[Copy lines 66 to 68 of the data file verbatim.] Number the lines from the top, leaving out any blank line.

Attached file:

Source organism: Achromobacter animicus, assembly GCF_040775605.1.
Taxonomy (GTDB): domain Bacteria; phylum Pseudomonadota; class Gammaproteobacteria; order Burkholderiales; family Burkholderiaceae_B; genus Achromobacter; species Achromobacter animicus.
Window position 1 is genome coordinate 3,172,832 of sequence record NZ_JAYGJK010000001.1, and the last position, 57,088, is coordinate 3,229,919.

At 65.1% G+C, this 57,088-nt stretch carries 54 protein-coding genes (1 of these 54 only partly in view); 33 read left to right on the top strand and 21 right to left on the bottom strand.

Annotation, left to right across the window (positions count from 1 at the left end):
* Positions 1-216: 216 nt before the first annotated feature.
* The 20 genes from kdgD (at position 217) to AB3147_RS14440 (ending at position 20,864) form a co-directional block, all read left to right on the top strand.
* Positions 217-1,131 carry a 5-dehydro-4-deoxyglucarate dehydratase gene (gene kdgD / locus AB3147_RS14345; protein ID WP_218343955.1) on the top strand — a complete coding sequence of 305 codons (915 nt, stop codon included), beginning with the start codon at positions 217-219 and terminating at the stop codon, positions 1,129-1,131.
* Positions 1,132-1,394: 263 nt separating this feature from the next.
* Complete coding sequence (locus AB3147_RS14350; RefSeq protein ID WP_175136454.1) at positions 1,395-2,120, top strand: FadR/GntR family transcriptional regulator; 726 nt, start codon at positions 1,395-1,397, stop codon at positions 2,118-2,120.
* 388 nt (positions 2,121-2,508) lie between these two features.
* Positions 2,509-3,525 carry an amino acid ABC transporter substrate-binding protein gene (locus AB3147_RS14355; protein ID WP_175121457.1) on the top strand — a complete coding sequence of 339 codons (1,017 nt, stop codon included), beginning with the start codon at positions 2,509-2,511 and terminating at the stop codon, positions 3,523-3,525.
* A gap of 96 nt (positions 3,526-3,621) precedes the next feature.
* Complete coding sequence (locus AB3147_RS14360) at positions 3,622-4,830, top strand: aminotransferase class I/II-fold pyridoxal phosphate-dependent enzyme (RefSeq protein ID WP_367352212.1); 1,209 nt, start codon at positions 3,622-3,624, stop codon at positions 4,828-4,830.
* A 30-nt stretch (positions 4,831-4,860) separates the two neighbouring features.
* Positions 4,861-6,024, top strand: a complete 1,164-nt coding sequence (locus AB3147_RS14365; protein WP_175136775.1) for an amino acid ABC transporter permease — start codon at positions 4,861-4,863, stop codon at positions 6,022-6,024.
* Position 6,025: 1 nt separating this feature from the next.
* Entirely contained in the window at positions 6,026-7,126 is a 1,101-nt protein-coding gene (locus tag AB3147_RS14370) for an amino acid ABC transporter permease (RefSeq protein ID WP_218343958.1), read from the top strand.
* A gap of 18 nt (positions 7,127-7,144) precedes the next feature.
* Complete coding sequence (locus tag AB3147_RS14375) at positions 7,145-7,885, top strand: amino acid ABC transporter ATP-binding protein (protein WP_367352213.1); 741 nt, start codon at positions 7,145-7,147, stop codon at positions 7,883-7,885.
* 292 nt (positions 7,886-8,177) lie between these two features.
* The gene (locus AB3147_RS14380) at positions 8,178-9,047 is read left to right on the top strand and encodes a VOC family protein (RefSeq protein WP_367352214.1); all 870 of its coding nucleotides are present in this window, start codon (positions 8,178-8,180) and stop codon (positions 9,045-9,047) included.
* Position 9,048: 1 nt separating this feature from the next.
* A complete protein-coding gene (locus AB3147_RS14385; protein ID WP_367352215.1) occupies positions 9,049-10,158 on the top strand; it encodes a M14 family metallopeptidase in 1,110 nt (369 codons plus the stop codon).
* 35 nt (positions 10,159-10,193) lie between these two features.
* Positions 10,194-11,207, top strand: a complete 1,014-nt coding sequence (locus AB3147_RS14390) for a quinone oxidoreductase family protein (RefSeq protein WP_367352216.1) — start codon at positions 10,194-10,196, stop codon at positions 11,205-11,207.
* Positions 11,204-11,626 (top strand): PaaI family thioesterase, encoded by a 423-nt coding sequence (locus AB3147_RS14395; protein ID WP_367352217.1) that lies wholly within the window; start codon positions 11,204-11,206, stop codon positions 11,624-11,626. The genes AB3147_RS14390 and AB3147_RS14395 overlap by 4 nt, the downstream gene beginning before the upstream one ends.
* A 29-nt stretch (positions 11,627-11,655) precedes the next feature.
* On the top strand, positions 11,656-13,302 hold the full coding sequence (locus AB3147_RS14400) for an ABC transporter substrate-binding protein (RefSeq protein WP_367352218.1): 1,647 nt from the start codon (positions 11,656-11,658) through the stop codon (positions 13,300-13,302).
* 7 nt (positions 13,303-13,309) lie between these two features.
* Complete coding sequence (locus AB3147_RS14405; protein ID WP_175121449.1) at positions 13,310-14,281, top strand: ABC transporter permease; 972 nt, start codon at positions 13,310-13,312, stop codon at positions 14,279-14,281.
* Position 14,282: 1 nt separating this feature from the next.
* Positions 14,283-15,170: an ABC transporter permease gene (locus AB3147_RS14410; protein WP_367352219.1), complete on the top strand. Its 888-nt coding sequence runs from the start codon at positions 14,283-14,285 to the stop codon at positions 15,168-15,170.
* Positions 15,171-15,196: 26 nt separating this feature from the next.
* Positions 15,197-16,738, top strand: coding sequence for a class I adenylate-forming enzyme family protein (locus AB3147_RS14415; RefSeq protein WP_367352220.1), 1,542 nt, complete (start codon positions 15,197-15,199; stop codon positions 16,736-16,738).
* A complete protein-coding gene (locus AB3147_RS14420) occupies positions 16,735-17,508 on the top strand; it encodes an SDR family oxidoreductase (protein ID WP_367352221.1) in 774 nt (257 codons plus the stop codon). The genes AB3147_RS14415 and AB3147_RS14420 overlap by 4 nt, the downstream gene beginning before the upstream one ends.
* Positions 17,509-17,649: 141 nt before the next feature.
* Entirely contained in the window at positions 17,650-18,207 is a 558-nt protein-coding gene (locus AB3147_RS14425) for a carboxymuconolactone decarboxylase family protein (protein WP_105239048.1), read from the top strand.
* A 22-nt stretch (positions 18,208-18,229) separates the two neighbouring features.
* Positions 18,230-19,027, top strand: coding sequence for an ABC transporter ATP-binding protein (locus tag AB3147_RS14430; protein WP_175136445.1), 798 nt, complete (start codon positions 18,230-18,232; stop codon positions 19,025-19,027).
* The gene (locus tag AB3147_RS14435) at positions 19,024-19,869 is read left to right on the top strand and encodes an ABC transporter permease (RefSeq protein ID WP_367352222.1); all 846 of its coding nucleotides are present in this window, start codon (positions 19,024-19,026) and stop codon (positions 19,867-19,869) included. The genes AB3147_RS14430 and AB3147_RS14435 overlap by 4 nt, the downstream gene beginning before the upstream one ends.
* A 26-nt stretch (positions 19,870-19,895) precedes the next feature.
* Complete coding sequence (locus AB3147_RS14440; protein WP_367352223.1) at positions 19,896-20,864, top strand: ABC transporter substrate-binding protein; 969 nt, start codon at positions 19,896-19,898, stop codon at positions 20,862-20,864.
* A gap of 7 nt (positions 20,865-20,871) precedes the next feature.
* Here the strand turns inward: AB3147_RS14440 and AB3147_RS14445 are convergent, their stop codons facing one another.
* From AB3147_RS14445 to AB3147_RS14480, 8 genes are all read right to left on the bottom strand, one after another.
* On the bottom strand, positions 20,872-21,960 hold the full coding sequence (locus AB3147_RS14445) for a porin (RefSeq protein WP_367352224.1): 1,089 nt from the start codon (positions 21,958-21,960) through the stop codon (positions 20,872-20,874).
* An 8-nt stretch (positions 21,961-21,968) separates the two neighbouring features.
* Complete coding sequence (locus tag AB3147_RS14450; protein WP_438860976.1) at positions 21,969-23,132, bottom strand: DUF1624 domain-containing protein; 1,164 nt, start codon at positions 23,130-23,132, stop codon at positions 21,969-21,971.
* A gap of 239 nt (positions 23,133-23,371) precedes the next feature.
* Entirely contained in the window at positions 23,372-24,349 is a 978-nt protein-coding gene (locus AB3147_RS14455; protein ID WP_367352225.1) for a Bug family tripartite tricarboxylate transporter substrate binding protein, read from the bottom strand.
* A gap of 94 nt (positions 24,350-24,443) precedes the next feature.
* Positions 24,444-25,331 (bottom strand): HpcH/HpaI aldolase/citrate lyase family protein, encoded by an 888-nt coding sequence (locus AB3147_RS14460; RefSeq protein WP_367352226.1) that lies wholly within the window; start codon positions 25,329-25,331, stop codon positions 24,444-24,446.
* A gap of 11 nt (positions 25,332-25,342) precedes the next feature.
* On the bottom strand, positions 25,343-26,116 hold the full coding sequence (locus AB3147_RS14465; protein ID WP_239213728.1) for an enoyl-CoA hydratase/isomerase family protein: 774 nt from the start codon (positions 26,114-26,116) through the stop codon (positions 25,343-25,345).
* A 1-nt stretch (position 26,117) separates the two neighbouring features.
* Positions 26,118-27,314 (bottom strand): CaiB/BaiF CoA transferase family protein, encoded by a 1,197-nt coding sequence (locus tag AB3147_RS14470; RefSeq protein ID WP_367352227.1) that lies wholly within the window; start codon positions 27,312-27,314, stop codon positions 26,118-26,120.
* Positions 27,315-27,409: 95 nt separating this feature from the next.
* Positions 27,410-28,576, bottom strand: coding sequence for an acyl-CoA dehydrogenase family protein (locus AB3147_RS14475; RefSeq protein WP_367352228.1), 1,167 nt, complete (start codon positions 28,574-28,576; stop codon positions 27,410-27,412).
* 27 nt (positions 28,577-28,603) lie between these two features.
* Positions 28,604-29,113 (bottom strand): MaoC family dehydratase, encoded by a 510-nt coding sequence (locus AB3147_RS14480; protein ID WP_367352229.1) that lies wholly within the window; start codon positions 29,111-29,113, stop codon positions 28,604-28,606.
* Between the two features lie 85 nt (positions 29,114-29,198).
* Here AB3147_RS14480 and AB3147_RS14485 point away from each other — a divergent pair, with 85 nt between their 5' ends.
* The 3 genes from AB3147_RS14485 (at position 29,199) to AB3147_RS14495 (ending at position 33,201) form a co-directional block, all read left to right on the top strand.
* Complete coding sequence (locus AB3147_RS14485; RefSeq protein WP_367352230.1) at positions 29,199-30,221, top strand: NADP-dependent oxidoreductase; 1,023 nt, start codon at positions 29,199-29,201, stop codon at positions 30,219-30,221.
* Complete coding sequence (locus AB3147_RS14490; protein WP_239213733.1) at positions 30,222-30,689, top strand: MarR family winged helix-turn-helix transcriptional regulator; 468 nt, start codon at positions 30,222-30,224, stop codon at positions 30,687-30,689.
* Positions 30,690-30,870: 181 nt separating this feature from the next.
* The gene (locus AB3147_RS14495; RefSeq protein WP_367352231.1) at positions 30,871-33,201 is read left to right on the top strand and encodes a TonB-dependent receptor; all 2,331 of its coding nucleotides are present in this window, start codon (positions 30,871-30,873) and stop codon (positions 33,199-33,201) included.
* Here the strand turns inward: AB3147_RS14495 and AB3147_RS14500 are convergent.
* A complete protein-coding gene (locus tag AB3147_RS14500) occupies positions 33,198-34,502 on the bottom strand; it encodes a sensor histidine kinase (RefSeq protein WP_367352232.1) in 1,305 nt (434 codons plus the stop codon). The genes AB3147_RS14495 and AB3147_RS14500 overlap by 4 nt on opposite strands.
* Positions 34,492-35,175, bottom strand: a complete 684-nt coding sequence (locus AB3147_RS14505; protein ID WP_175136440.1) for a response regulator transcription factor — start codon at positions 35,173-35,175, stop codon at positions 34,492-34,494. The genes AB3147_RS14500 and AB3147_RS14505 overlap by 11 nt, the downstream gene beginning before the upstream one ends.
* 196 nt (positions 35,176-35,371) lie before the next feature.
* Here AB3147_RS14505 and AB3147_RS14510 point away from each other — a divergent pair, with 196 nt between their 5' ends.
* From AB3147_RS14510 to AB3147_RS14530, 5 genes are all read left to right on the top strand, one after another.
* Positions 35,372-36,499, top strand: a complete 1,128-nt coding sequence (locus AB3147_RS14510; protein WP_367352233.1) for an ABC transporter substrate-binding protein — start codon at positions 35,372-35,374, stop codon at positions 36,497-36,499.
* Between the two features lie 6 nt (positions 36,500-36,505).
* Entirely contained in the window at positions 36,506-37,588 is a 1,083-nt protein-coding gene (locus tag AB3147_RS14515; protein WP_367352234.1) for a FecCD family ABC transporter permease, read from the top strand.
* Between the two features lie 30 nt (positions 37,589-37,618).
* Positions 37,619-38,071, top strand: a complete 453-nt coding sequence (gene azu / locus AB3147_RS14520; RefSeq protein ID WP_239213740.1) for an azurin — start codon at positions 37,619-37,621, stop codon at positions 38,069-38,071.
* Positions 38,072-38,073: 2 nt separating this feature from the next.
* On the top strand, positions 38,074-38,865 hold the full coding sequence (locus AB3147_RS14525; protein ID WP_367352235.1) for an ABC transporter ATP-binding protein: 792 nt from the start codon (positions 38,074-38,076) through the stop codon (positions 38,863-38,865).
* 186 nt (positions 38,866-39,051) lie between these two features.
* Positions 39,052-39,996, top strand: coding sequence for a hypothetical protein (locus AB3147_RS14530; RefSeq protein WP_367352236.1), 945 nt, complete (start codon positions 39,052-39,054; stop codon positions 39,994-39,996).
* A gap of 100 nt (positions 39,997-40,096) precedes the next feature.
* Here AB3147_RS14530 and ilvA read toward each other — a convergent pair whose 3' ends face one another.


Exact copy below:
* Complete coding sequence (locus AB3147_RS14490; protein WP_239213733.1) at positions 30,222-30,689, top strand: MarR family winged helix-turn-helix transcriptional regulator; 468 nt, start codon at positions 30,222-30,224, stop codon at positions 30,687-30,689.
* Positions 30,690-30,870: 181 nt separating this feature from the next.
* The gene (locus AB3147_RS14495; RefSeq protein WP_367352231.1) at positions 30,871-33,201 is read left to right on the top strand and encodes a TonB-dependent receptor; all 2,331 of its coding nucleotides are present in this window, start codon (positions 30,871-30,873) and stop codon (positions 33,199-33,201) included.